Thursday, 15 July 2010

Chess parents and others

There has always been a fairly strong tradition in home education for parents to push their children to develop one talent or ability to the exclusion of all other interests. The intention is usually to create some sort of genius in a particular field. Ruth Lawrence and mathematics, Venus and Serena Williams in tennis, Judit Polgar in chess; there are many examples of this, all overseen by home educating fathers. Now there is a fine line between encouraging a child in a pre-existing interests or hobby, as opposed to deciding on the child's behalf that this is what will happen. When a parent remarks of his child, ' These children are like racehorses, You've got to look after them very carefully to bring the best out of them' , one feels instinctively that this line has been crossed!

The above comment was made by the father of a home educated 'chess genius', Peter Williams of England. He is typical of the intensive, genius producing school of home educators and the path which he has chosen for his son is of course that of chess. Chess has, over the last decade or so, become very popular for this sort of thing. There are good rewards to be gained, not least a Chess Scholarship at Millfields independent school in the West Country. I used to be pretty involved in the chess world myself; my daughter used to attend tournaments and win trophies regularly, although it was never more than a hobby. There were a fair few home educators in the game at that time, many of them parading their kids like racehorses or greyhounds. For these people, chess was anything but a hobby; it was a matter of life and death. I cannot tell readers the feverish atmosphere at these tournaments. The child who lost a game would be interrogated and berated by the father. 'Why didn't you move your rook to E8? How could you have been so stupid as to lose your bishop so early on?' A not unnatural consequence was that the child who lost a game would be devastated and reduced to tears.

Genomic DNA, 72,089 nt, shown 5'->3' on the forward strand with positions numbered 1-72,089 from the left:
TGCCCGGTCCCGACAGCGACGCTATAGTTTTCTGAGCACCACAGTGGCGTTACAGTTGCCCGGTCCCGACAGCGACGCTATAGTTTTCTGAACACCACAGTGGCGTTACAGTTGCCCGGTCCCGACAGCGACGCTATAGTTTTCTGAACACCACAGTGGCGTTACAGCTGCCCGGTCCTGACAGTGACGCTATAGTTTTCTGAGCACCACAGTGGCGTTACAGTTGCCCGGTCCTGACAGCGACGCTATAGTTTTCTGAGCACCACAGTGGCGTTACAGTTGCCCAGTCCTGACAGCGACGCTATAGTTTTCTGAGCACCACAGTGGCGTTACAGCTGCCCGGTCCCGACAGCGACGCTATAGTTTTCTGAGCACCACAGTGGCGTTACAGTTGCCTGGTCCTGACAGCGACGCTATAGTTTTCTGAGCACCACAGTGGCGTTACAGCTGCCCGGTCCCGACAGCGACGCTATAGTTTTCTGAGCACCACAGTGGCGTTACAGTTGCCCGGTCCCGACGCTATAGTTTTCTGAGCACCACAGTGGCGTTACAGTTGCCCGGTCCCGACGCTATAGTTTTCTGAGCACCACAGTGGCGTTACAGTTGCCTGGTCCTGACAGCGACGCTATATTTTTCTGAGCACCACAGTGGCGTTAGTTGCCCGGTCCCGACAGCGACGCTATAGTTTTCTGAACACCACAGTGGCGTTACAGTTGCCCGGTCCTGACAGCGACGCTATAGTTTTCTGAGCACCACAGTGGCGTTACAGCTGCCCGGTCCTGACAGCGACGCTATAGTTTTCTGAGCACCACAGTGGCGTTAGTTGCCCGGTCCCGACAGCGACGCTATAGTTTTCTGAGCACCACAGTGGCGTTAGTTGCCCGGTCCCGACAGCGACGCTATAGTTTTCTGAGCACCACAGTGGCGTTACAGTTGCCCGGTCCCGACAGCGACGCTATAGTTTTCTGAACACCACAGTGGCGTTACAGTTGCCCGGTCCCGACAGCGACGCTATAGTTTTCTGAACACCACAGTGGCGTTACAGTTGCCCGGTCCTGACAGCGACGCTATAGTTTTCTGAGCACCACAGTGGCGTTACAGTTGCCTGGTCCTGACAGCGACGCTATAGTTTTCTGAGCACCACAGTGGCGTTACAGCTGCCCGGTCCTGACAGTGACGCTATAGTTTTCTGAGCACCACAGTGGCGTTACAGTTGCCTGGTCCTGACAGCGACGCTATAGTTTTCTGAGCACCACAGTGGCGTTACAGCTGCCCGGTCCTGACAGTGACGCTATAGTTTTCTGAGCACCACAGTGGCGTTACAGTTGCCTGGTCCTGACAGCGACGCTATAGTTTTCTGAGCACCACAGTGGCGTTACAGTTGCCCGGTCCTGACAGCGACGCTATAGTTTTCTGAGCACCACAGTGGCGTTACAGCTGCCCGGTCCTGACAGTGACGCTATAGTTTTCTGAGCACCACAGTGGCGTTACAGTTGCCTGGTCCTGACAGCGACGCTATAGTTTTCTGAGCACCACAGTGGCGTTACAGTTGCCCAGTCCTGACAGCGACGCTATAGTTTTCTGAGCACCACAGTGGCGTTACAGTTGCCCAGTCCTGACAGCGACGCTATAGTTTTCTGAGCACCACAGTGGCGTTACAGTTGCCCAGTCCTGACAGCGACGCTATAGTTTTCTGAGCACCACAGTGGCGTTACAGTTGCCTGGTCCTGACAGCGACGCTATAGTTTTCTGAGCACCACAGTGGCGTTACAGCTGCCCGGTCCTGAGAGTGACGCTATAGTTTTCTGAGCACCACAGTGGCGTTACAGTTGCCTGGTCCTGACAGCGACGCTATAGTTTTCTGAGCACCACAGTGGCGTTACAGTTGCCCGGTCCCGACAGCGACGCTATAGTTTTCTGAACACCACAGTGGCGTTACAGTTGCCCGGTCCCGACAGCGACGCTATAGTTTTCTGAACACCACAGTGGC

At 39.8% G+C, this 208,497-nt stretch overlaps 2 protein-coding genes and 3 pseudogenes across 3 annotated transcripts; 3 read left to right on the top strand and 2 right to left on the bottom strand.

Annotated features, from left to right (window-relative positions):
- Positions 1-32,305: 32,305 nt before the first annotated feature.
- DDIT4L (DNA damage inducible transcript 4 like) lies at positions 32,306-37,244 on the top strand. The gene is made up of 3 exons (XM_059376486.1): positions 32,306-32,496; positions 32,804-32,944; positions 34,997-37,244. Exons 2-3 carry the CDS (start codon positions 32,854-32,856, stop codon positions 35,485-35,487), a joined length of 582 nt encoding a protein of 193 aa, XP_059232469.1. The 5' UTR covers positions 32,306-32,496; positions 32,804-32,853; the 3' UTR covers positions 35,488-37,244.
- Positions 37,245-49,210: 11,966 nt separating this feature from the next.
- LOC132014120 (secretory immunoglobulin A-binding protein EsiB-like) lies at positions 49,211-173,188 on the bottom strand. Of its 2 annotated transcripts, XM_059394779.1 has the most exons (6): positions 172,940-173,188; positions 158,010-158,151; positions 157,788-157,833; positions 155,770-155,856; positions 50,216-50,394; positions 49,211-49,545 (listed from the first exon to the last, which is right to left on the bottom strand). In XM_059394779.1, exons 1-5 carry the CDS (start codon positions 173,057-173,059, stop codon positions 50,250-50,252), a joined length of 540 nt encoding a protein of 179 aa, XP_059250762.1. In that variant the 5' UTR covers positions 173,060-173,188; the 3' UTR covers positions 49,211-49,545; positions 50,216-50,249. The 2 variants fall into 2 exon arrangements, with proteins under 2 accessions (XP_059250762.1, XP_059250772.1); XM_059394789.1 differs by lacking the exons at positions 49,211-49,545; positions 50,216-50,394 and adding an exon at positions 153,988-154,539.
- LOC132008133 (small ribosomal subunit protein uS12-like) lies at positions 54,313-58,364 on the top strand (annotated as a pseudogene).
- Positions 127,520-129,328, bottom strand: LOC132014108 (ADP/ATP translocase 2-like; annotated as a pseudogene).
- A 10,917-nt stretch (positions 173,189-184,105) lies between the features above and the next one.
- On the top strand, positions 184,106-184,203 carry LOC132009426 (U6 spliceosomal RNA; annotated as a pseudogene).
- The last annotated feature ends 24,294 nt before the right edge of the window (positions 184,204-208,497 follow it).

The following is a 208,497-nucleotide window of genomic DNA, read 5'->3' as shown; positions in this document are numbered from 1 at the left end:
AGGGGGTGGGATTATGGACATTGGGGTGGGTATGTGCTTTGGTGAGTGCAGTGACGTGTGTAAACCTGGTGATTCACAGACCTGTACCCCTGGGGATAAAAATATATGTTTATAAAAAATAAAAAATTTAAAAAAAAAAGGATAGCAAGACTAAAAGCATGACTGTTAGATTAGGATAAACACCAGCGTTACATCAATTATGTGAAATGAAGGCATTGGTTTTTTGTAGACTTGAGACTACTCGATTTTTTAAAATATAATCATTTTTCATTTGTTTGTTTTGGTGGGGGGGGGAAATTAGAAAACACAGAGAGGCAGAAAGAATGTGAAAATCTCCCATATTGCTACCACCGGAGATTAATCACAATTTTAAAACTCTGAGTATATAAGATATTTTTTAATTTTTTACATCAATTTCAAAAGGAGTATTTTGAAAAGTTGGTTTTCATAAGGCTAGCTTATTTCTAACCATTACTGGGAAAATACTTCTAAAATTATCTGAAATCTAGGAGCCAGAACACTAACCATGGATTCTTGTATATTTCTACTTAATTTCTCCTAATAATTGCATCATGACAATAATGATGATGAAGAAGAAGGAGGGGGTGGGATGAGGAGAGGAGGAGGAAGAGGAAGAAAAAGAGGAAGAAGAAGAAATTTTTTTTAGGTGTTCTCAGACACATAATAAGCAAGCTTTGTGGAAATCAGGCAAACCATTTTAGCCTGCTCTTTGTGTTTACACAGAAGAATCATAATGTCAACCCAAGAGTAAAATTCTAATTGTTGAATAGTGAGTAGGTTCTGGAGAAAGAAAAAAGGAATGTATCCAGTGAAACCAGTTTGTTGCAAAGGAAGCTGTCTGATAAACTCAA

There are two problem with these single interest upbringings of the kind that the chess playing Williams family of Alton go in for. Firstly, there is no plan B. The child's education is typically focused upon just the one subject and everything else is very sketchy. For Ruth Lawrence, mathematics was the main thing in her life as a child and nothing was allowed to interfere with it. No wasting time playing with children her own age, or learning about the Tudors! There can only ever be a very few top people at tennis, chess or mathematics. For every child who makes it right to the top, there are many who do not. We seldom hear about these kids. The outlook for them is not very good. This brings us neatly to the second problem. When a child has been praised and told how wonderful he is and what a fantastic future career he has in the field chosen by his father, he often begins to value himself not for who he is, but for what he can do. A large part of his identity becomes bound up in being able to play chess, tennis or the violin really well. If he then fails to become the best, if he begins to lose ground, then this strikes at the very heart of who he is. And often, because of the unbalanced nature of such an upbringing, there is nothing to fall back on. Without the chess, there is nothing else; he is nothing else.

This can result in tragedy. The first child to win the Chess Scholarship to Millfields for example was one of four siblings, all of whom had been groomed for chess stardom by their mother. I attended the same chess club as them when they lived in Chigwell. They did not reach the pinnacles at which she had aimed and the result was that there was a good deal of psychological disturbance. The oldest son, as soon as he was bigger than his mother, began knocking her about in revenge for the times that she had shouted at him for losing chess matches.